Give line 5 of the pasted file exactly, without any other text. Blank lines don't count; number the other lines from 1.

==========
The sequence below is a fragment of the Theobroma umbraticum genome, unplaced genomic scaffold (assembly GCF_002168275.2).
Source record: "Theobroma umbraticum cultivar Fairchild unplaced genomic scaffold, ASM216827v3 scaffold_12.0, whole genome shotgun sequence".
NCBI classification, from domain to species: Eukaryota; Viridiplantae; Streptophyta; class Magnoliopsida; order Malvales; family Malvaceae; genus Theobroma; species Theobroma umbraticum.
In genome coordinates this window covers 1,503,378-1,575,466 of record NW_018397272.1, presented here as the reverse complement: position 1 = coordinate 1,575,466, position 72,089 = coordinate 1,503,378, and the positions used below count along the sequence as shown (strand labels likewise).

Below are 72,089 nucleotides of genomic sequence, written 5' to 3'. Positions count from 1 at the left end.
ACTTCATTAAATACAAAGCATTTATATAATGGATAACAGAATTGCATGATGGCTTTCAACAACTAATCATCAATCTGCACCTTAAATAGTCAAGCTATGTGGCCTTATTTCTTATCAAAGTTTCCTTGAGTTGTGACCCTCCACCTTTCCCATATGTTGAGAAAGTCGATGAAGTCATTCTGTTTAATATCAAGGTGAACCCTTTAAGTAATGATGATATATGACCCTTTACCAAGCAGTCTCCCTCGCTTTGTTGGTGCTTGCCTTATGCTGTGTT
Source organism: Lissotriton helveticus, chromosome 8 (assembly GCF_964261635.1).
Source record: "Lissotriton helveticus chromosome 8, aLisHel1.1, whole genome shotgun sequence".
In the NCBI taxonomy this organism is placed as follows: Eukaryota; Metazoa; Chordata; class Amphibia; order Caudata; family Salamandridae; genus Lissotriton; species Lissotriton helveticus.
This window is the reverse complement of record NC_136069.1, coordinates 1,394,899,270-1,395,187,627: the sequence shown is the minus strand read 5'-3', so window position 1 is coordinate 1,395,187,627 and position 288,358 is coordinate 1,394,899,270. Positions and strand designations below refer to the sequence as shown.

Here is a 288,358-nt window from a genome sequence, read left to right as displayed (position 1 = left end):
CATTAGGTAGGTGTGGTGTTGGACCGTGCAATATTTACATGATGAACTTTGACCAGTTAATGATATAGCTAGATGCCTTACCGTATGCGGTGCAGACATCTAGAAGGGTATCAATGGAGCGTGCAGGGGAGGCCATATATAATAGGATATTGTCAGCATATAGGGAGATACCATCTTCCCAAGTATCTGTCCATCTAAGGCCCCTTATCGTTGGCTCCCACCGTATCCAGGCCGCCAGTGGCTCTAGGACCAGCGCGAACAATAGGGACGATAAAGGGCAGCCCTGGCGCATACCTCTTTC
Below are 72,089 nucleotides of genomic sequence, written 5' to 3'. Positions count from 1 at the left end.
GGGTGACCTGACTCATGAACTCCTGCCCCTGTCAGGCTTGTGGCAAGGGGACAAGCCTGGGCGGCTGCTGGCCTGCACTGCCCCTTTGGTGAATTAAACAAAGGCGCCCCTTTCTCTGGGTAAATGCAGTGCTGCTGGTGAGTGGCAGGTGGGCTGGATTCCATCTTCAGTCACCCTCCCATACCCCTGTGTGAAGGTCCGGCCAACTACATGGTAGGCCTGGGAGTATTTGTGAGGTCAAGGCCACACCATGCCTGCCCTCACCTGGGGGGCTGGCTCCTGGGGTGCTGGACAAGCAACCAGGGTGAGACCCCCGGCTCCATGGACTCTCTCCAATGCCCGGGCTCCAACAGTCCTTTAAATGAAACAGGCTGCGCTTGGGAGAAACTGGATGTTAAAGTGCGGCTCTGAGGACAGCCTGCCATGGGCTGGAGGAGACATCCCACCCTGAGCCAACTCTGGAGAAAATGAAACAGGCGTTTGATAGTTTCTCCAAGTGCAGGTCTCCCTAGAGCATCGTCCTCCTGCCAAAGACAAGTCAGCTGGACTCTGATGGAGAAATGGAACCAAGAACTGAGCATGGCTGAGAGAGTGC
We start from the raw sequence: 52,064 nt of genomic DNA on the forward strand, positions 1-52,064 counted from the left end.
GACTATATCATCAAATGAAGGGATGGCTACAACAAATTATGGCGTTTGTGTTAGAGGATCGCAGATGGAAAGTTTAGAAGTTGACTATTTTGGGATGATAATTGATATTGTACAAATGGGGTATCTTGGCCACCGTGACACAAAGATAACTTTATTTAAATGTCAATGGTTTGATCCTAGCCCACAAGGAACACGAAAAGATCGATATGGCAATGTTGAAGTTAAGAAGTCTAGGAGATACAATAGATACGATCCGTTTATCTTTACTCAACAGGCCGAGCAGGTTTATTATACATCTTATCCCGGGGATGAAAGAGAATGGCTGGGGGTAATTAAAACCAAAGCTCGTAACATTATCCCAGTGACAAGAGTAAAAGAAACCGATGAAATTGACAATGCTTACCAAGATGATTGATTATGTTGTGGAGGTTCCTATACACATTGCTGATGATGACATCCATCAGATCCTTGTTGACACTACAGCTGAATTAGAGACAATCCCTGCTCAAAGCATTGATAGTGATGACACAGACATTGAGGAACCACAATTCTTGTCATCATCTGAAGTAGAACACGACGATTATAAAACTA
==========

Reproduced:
Below are 72,089 nucleotides of genomic sequence, written 5' to 3'. Positions count from 1 at the left end.